Certificate enrollment in confusa using OAuth

I’ll admit that X.509 certs aren’t the most hot topic in the world these days but they do rear their ugly little heads now and again. Most recently I’ve been involved with the people working on deploying the new Terena Certificate Service (TCS). The TCS is a follow-up of SCS – a pan-European flat-rate certificate service negotiated by Terena. The second round of procurement got us a sweet deal with Comodo which includes unlimited flat-rate user, code and server certificates (!)

Reading Andreas excellent post on adding support for OAuth in simpleSAMLphp and talking to Thomas Zangerl at NDGF who is helping Henrik Austad of UNINETT work on the confusa CA server we’ll use for the emai/GRID certificate part of TCS, we realized that OAuth could also be used in conjunction with Java WebStart to provide secure key generation and enrollment for confusa. Here is a rough outline:

The CA web interface is a federated application – in our case using the Browser Web SSO SAML 2 profile implemented in simpleSAMLphp. Today confusa allows the user to login via one of the trusted IdPs and then upload a PKCS#10 certification request in a form. This CSR is combined with attributes provided by the IdP to provision the certificate.

This works but doesn’t provide a very nice user experience. Instead we could launch a Java WebStart application or applet which does key generation on the client and submits the CSR to the CA server. This approach has been implemented by others. The problem is how to authenticate the CSR and tie it to the authenticated user attributes. A session identifier could be used but would typically need lots of tweaking to be sufficiently time-limited and secure.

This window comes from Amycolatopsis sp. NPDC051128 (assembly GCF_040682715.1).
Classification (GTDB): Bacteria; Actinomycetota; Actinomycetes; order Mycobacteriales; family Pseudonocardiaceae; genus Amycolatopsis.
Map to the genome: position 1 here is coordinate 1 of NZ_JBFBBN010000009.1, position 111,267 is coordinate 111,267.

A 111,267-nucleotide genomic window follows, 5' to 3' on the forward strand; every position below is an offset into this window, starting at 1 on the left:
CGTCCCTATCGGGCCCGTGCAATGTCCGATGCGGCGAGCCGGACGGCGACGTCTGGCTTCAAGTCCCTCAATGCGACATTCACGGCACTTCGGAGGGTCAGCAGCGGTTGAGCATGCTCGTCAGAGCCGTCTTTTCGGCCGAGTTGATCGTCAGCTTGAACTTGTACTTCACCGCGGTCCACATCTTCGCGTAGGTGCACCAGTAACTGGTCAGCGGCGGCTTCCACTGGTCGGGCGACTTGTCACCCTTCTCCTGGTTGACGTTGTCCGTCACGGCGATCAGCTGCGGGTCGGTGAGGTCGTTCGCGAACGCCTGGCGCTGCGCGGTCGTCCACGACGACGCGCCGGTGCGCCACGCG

If we try to apply OAuth to this situation and view the established session as a protected resource that the user grants access to for the purpose of binding a public key to it we get the following translation of OAuth concepts:

  • Consumer: The Java WebStart application
  • Service Provider: The CA application (confusa in our case)
  • User: The user requesting a certificate.
  • Protected Resource: The established session at the web applicaiton containing the user attributes.

Since the User has already logged in an authorized the request and is provisioned with a consumer key and a pre-authorized request token as part of the launch JNLP file. At this point the JWS application can obtain an access token and use it to associate the CSR with the established session using a PUT request.

I’ll be the first to admit that this is a corner-case – the request-token is authorized before any OAuth protocol flows are initiated but nevertheless it shows that OAuth is a very nice idea adaptable to many situations.

We will look deeper into the security implications of this and this process is expected to get lots of scrutiny by the GridPMA when we submit the TCS Grid CPS to the EuroGRID PMA for review so the jury is still out on weather this gets deployed or not! Stay tuned.

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